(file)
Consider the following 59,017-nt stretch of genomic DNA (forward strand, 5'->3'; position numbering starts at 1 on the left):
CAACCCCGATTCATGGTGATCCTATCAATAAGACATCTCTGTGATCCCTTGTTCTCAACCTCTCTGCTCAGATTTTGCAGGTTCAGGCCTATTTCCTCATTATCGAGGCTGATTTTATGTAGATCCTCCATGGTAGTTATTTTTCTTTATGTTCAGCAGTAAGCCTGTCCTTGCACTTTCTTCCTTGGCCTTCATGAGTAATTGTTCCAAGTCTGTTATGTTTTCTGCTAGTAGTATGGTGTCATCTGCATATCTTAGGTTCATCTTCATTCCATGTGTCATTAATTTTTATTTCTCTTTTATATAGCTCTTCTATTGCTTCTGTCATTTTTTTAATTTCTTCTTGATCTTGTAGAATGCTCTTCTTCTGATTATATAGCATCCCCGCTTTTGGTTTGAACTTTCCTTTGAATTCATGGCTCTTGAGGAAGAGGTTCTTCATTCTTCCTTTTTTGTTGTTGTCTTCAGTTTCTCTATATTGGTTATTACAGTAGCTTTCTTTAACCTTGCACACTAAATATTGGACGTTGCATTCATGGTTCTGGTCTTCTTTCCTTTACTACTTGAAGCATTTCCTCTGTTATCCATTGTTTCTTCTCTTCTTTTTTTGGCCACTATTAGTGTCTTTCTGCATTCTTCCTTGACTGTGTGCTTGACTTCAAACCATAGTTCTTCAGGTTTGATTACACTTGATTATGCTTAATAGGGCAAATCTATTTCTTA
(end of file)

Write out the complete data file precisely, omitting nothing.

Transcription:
Consider the following 59,017-nt stretch of genomic DNA (forward strand, 5'->3'; position numbering starts at 1 on the left):
CAACCCCGATTCATGGTGATCCTATCAATAAGACATCTCTGTGATCCCTTGTTCTCAACCTCTCTGCTCAGATTTTGCAGGTTCAGGCCTATTTCCTCATTATCGAGGCTGATTTTATGTAGATCCTCCATGGTAGTTATTTTTCTTTATGTTCAGCAGTAAGCCTGTCCTTGCACTTTCTTCCTTGGCCTTCATGAGTAATTGTTCCAAGTCTGTTATGTTTTCTGCTAGTAGTATGGTGTCATCTGCATATCTTAGGTTCATCTTCATTCCATGTGTCATTAATTTTTATTTCTCTTTTATATAGCTCTTCTATTGCTTCTGTCATTTTTTTAATTTCTTCTTGATCTTGTAGAATGCTCTTCTTCTGATTATATAGCATCCCCGCTTTTGGTTTGAACTTTCCTTTGAATTCATGGCTCTTGAGGAAGAGGTTCTTCATTCTTCCTTTTTTGTTGTTGTCTTCAGTTTCTCTATATTGGTTATTACAGTAGCTTTCTTTAACCTTGCACACTAAATATTGGACGTTGCATTCATGGTTCTGGTCTTCTTTCCTTTACTACTTGAAGCATTTCCTCTGTTATCCATTGTTTCTTCTCTTCTTTTTTTGGCCACTATTAGTGTCTTTCTGCATTCTTCCTTGACTGTGTGCTTGACTTCAAACCATAGTTCTTCAGGTTTGATTACACTTGATTATGCTTAATAGGGCAAATCTATTTCTTA